Image source This blog lists down the common things which developers and QAs should consider while doing project planning exercise. However before jumping on to the list, let me cover some background first. @ThoughtWorks we follow XP practices. Any typical project starts with an Inception. It is a sort of workshop which typically starts with discovering what problem client is trying to solve. And it ends with a rough plan of how this problem can be solved.
Image source Let us try to build our own Network layer in pure Swift. It is super simple to build with Swift’s strong support for generics, type inference So let’s start with basics. This network layer is based on URLSession object. By definition this is an object that coordinates a group of related network data transfer tasks. You don’t even need to create a custom object of URLSession in most of the cases.
Below is a podcast where a group of techies Swapnil, Vardhan, Janvi and Manjari, Akshay and Chirag @ThoughtWorks to discuss spillovers, something that Vardhan and Swapnil have worked hard to eradicate from their teams. Is that a good thing? In what environments does it work and where does it not? Let’s explore the topic a bit shall we? If you are keen to know more about XP then follow PracticingXP
Below is a podcast where a group of techies @ThoughtWorks are discussing about the importance of Continuous Integration and Small Frequent Check-ins If you are keen to know more about XP then follow PracticingXP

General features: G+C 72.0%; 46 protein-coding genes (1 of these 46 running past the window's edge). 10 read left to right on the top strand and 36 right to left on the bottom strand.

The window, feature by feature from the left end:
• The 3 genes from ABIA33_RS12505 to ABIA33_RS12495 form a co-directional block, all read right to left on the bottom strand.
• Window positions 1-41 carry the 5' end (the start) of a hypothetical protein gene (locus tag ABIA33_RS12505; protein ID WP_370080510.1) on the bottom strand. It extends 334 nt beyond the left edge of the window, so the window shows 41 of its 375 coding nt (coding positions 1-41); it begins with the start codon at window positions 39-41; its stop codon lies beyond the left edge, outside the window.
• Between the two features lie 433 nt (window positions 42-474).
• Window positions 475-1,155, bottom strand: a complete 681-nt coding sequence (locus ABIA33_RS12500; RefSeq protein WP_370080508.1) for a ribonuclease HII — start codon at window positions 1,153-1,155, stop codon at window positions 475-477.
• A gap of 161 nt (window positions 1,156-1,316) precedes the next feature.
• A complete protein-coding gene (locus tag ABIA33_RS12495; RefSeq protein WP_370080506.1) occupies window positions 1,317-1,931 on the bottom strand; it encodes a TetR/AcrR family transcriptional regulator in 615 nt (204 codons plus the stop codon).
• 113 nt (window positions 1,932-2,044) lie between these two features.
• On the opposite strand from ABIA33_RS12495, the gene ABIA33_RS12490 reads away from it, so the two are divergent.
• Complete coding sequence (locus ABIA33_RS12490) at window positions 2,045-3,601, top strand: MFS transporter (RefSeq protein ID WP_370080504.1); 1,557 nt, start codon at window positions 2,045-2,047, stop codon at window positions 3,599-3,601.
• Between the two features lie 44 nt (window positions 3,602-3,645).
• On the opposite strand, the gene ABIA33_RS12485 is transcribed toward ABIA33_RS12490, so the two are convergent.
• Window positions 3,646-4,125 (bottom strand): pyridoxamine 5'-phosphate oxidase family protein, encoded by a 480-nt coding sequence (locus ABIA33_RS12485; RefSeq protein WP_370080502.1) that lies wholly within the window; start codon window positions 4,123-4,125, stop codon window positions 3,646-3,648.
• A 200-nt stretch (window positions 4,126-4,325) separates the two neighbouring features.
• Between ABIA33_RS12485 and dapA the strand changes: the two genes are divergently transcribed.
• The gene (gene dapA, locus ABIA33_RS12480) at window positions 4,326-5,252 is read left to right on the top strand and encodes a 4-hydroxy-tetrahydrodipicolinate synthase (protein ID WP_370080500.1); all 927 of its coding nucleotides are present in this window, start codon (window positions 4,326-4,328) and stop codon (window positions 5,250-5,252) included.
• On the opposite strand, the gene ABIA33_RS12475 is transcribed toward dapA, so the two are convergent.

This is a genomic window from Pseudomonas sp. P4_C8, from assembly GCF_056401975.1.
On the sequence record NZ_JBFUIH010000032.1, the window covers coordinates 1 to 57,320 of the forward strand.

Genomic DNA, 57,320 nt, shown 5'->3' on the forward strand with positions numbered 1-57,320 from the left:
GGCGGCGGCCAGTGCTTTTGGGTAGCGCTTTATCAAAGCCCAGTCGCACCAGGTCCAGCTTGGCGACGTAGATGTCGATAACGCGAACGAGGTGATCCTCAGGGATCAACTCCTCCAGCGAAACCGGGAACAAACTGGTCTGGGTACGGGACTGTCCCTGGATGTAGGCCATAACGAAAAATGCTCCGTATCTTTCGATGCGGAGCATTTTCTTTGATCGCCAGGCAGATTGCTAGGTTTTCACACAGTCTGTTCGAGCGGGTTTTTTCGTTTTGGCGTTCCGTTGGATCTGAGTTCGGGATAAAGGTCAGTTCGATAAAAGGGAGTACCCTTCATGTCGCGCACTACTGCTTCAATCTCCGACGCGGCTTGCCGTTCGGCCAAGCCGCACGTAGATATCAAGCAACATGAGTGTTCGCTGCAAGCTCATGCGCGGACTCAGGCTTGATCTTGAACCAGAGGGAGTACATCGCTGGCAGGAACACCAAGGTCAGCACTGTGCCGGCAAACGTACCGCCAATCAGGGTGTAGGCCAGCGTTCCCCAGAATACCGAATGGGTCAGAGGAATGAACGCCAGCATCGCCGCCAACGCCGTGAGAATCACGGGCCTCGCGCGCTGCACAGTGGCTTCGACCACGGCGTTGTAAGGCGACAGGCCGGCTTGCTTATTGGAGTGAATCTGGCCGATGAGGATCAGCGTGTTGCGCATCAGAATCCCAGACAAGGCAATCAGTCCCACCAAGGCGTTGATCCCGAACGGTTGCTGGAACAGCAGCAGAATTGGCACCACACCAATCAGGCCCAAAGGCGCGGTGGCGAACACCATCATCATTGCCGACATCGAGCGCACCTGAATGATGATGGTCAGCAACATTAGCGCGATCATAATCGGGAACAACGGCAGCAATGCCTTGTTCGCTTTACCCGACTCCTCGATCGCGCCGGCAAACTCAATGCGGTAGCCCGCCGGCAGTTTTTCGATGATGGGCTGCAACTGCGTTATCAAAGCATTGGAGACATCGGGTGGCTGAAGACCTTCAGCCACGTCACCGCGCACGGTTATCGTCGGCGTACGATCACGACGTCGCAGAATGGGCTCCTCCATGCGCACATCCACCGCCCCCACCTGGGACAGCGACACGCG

Image source Folks, you must be wondering what kinda title is this! But I would like to share my experience of how we turned the Fragile development into working Agile development. @ThoughtWorks every project follows Agile software development practice. Our project is no exception. We were following most of the rituals. Pair programming Continuous Integration TDD, BDD Agile ceremonies like standup, iteration planning meet-up, retros blah blah blah… List seems sufficient to qualify for Agile, isn’t it?
Image source While going through lexical scoping concept in LISP; I wondered whether such support is available in Swift or not. And it does. Yay… I took a simple function — ‘square root of a number’ to try out the lexical scoping. I used Newton’s method for calculating square roots. Below is the first version. sqRt is a recursive function. The code terminates when the guess made in earlier step is good enough.
In this blog, I will walk you through the journey of evolution of the mobile facade layer which we wrote while developing iOS and Android mobile applications. These applications consume APIs written by external vendors. APIs are developed primarily to cater data to the web application. To handle the situation we applied Facade design pattern. The low level design of the facade is as follows: But you must be wondering why to write and maintain an extra layer.